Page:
Naramata’s Centre Beach Preservation
The Naramata Slow Community Group’s fundraising campaign to preserve Centre Beach for the community and generations to come hit an impressive milestone this weekend by raising 90% of the $850,000. There is incredible momentum and community support to close the gap on the funds needed to save their beloved beach from being sold as private property by the October 31st deadline.
Naramata’s community spirit is a powerful illustration of the difference a village can make when they come together. Naramata Slow launched the Green Ribbon campaign two weeks ago and has caught on with the village’s doors dawning the green ribbons, as neighbors encouraging others to paint their street green, and bench wineries are challenging each other to donate tasting fees.
The kids of Naramata are having a positive impact on their community and making them proud. Giulia Flaherty (aged 7) has pledged $10 and challenged other Naramata kids to follow her lead, Yvonne Hayden (aged 10) ran up Gulch Road 10 times on Sunday. Other kids are contributing by collecting bottles. Former Naramata May Queens have donated and are challenging the 95 past Naramata May Day Queens and Royalty to do the same.
Most of the donations that have come in since the community group launched the crowd funding campaign have been small with $250k in 13 days made predominantly by individuals. Donations have come in from far and wide from Naramatians rallying their connections (one as far away as Turkey), from past residents and visitors, and those who have a special connection to the Centre.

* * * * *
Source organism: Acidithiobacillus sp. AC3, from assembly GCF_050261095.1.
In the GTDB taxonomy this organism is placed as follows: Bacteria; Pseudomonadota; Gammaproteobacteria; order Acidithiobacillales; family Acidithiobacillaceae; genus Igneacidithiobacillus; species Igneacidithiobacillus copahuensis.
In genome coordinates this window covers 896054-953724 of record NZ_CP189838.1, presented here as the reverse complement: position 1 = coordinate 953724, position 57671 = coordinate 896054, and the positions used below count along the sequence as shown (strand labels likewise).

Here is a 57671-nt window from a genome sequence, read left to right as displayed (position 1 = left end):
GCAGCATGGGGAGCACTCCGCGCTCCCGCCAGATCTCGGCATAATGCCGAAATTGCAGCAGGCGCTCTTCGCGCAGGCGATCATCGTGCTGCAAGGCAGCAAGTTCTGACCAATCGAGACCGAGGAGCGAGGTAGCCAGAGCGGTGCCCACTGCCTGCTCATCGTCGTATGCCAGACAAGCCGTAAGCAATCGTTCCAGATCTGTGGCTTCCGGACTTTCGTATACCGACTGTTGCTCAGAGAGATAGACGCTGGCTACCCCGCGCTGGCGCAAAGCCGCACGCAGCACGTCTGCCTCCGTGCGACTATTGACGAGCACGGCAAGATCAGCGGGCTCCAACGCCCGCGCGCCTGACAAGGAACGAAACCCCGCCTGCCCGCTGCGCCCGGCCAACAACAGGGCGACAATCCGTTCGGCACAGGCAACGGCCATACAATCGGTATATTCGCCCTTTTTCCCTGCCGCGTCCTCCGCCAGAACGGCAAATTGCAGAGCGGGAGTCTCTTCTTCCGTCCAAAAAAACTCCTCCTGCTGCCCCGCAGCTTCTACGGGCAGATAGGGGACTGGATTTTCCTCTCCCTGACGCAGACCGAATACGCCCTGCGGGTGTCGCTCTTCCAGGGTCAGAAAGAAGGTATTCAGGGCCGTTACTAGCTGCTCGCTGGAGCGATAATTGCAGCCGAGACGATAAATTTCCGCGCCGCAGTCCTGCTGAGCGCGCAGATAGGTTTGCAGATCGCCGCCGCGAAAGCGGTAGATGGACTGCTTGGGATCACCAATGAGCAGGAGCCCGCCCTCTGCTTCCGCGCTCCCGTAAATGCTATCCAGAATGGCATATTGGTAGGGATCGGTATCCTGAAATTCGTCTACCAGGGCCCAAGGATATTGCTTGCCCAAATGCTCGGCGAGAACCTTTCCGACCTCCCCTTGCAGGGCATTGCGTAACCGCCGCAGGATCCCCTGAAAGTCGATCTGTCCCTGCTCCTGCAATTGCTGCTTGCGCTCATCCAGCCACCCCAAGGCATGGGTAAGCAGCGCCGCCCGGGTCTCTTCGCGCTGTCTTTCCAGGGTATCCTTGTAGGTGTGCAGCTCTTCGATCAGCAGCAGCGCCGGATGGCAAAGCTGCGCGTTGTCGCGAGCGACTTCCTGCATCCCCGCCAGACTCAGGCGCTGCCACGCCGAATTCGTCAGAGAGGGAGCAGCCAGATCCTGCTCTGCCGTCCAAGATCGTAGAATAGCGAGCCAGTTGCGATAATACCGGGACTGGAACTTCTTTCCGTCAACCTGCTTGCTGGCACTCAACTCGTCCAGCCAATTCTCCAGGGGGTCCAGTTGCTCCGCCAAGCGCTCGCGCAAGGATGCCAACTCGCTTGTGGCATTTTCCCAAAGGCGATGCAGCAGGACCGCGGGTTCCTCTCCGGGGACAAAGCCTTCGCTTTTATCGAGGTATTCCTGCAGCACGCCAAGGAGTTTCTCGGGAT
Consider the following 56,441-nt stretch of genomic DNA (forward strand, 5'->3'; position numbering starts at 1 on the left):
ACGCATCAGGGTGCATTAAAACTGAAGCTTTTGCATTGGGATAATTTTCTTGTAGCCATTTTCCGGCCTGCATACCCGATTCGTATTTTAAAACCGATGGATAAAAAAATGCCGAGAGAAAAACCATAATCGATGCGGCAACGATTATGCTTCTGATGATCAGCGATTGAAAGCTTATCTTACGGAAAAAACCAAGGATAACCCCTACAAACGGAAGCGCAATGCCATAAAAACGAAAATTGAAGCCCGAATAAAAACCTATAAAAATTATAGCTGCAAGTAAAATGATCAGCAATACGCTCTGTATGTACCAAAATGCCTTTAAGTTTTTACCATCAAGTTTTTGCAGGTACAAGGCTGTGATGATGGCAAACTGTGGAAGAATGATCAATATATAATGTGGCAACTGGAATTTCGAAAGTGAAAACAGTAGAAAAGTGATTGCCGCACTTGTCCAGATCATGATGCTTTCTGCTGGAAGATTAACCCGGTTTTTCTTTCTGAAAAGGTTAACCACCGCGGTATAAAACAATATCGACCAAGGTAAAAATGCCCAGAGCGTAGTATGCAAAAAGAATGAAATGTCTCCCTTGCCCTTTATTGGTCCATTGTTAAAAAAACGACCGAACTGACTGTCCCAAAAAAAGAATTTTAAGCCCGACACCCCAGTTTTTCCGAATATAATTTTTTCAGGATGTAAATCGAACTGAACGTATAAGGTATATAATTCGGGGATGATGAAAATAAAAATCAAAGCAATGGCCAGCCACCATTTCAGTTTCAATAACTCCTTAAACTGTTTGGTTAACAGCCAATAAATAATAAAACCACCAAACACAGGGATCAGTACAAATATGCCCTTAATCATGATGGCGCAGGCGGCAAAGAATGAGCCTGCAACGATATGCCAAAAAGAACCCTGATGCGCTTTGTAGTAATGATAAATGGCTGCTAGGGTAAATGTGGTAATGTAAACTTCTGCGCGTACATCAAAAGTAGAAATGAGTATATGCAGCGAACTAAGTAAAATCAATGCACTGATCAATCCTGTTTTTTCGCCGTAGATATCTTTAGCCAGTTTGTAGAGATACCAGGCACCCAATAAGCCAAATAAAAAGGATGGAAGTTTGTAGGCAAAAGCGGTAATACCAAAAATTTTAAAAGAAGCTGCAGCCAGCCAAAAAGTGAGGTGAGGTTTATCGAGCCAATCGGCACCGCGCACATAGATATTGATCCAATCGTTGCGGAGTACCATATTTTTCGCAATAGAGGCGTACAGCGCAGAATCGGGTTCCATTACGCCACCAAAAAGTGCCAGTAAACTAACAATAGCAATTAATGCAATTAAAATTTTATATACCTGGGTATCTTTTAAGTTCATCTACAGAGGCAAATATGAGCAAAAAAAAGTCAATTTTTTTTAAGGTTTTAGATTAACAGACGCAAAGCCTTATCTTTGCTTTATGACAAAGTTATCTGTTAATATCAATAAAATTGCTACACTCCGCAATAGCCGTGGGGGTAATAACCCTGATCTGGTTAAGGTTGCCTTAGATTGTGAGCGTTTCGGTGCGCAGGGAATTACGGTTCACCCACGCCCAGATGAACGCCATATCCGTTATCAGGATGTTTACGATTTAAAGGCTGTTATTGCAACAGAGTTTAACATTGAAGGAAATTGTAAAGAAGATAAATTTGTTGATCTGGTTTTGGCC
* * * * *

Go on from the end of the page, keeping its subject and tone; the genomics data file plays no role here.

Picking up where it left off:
Naramata’s Centre Beach preservation has been covered by Global Okanagan, Castanet, Western News, Penticton Herald, Info News, Keremeos Review, and Summerland Review.
Since the 1940’s Naramata’s Centre Beach has provided a peaceful slice of lakefront paradise anchored in the heart of Naramata Village for residents and visitors alike. With an inviting sandy beach, stunning lakeshore vistas and mature trees, Centre Beach has played host to countless iconic Naramata memories. The beloved space that means so much to so many is in jeopardy of becoming private property.
The Naramata Slow Community Group has been working with “Area E”, Regional District of Okanagan and Similkameen (RDOS) representative, Karla Kozakevich and current land owner, the Naramata Centre Society to structure an agreement to keep Centre Beach in its present state. The beach is comprised of three parts – a north parcel, a south parcel, and a Ministry of Transportation Right of Way. The Naramata Centre has offered citizens the opportunity to take public ownership of the north parcel – a significant portion of Centre Beach – by offering a special price, favourable terms and guaranteed first access to the south parcel and Right of Way. If Naramata Slow is able to raise $850k by October 31, the RDOS will be able to access the balance of required funds through a municipal borrowing program.
Easy public access to Naramata’s natural beauty greatly impacts both people and businesses from near and far. Green space is good for business. It’s good for health and wellness. And it’s good for the community. This is a can’t-miss opportunity to preserve and protect Centre Beach for the benefit of future generations, just as the dedication of Manitou Park years ago continues to benefit residents and visitors then and now.
Donations can be made here and every contribution over $20 will receive a tax receipt.
NaramataSlow Crowdfunding Site
Media release and images provided by Krista Lochhead, Colley Communications.